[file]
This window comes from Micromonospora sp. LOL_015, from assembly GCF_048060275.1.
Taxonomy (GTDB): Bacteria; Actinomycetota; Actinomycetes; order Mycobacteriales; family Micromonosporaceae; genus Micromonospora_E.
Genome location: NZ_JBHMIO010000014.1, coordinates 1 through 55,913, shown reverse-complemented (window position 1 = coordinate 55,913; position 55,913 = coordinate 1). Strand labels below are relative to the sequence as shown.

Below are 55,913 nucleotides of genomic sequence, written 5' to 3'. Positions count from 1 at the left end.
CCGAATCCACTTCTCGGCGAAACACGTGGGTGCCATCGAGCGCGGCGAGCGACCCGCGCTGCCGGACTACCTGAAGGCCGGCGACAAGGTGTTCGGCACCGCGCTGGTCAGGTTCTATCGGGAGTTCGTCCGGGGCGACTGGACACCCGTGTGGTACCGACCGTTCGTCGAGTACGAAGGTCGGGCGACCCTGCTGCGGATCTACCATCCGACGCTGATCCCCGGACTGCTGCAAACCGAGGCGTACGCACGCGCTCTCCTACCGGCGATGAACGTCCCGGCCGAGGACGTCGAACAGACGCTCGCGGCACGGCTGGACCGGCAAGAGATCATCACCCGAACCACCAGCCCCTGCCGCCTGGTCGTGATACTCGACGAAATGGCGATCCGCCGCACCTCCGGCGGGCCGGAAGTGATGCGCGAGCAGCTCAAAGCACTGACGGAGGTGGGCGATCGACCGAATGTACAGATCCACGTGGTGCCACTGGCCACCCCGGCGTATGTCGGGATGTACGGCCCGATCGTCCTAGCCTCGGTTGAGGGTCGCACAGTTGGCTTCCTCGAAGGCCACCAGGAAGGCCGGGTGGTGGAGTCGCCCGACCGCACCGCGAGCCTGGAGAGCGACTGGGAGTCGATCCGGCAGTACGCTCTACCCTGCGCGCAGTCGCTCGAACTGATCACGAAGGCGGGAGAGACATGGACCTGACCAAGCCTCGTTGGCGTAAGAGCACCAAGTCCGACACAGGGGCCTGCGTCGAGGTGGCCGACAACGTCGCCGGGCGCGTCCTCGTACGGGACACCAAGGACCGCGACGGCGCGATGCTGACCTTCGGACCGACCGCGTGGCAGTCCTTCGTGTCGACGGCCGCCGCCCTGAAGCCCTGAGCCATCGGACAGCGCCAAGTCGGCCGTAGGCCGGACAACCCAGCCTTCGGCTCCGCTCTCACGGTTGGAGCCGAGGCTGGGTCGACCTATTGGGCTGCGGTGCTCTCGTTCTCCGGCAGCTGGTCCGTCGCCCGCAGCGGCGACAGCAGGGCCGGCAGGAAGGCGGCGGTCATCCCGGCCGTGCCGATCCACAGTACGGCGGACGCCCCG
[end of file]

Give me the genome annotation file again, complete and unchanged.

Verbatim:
This window comes from Micromonospora sp. LOL_015, from assembly GCF_048060275.1.
Taxonomy (GTDB): Bacteria; Actinomycetota; Actinomycetes; order Mycobacteriales; family Micromonosporaceae; genus Micromonospora_E.
Genome location: NZ_JBHMIO010000014.1, coordinates 1 through 55,913, shown reverse-complemented (window position 1 = coordinate 55,913; position 55,913 = coordinate 1). Strand labels below are relative to the sequence as shown.

Below are 55,913 nucleotides of genomic sequence, written 5' to 3'. Positions count from 1 at the left end.
CCGAATCCACTTCTCGGCGAAACACGTGGGTGCCATCGAGCGCGGCGAGCGACCCGCGCTGCCGGACTACCTGAAGGCCGGCGACAAGGTGTTCGGCACCGCGCTGGTCAGGTTCTATCGGGAGTTCGTCCGGGGCGACTGGACACCCGTGTGGTACCGACCGTTCGTCGAGTACGAAGGTCGGGCGACCCTGCTGCGGATCTACCATCCGACGCTGATCCCCGGACTGCTGCAAACCGAGGCGTACGCACGCGCTCTCCTACCGGCGATGAACGTCCCGGCCGAGGACGTCGAACAGACGCTCGCGGCACGGCTGGACCGGCAAGAGATCATCACCCGAACCACCAGCCCCTGCCGCCTGGTCGTGATACTCGACGAAATGGCGATCCGCCGCACCTCCGGCGGGCCGGAAGTGATGCGCGAGCAGCTCAAAGCACTGACGGAGGTGGGCGATCGACCGAATGTACAGATCCACGTGGTGCCACTGGCCACCCCGGCGTATGTCGGGATGTACGGCCCGATCGTCCTAGCCTCGGTTGAGGGTCGCACAGTTGGCTTCCTCGAAGGCCACCAGGAAGGCCGGGTGGTGGAGTCGCCCGACCGCACCGCGAGCCTGGAGAGCGACTGGGAGTCGATCCGGCAGTACGCTCTACCCTGCGCGCAGTCGCTCGAACTGATCACGAAGGCGGGAGAGACATGGACCTGACCAAGCCTCGTTGGCGTAAGAGCACCAAGTCCGACACAGGGGCCTGCGTCGAGGTGGCCGACAACGTCGCCGGGCGCGTCCTCGTACGGGACACCAAGGACCGCGACGGCGCGATGCTGACCTTCGGACCGACCGCGTGGCAGTCCTTCGTGTCGACGGCCGCCGCCCTGAAGCCCTGAGCCATCGGACAGCGCCAAGTCGGCCGTAGGCCGGACAACCCAGCCTTCGGCTCCGCTCTCACGGTTGGAGCCGAGGCTGGGTCGACCTATTGGGCTGCGGTGCTCTCGTTCTCCGGCAGCTGGTCCGTCGCCCGCAGCGGCGACAGCAGGGCCGGCAGGAAGGCGGCGGTCATCCCGGCCGTGCCGATCCACAGTACGGCGGACGCCCCG